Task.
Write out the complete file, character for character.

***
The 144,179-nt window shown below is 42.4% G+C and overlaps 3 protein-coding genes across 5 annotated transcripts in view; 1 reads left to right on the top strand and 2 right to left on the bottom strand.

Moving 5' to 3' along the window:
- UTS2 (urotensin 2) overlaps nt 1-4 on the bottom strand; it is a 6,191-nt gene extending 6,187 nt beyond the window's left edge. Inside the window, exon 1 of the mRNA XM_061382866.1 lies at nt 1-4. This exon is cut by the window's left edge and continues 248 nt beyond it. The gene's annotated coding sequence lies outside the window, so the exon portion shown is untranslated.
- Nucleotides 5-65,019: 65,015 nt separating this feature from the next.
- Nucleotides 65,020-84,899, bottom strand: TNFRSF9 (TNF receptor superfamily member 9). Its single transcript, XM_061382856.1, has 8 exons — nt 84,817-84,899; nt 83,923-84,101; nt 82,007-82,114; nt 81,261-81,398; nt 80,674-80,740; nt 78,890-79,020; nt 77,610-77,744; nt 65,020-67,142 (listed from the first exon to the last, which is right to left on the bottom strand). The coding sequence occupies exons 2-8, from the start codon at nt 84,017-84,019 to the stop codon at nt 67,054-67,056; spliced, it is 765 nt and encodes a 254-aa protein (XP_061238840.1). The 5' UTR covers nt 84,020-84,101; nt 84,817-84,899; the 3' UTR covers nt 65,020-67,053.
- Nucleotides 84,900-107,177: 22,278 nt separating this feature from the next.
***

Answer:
The 144,179-nt window shown below is 42.4% G+C and overlaps 3 protein-coding genes across 5 annotated transcripts in view; 1 reads left to right on the top strand and 2 right to left on the bottom strand.

Moving 5' to 3' along the window:
- UTS2 (urotensin 2) overlaps nt 1-4 on the bottom strand; it is a 6,191-nt gene extending 6,187 nt beyond the window's left edge. Inside the window, exon 1 of the mRNA XM_061382866.1 lies at nt 1-4. This exon is cut by the window's left edge and continues 248 nt beyond it. The gene's annotated coding sequence lies outside the window, so the exon portion shown is untranslated.
- Nucleotides 5-65,019: 65,015 nt separating this feature from the next.
- Nucleotides 65,020-84,899, bottom strand: TNFRSF9 (TNF receptor superfamily member 9). Its single transcript, XM_061382856.1, has 8 exons — nt 84,817-84,899; nt 83,923-84,101; nt 82,007-82,114; nt 81,261-81,398; nt 80,674-80,740; nt 78,890-79,020; nt 77,610-77,744; nt 65,020-67,142 (listed from the first exon to the last, which is right to left on the bottom strand). The coding sequence occupies exons 2-8, from the start codon at nt 84,017-84,019 to the stop codon at nt 67,054-67,056; spliced, it is 765 nt and encodes a 254-aa protein (XP_061238840.1). The 5' UTR covers nt 84,020-84,101; nt 84,817-84,899; the 3' UTR covers nt 65,020-67,053.
- Nucleotides 84,900-107,177: 22,278 nt separating this feature from the next.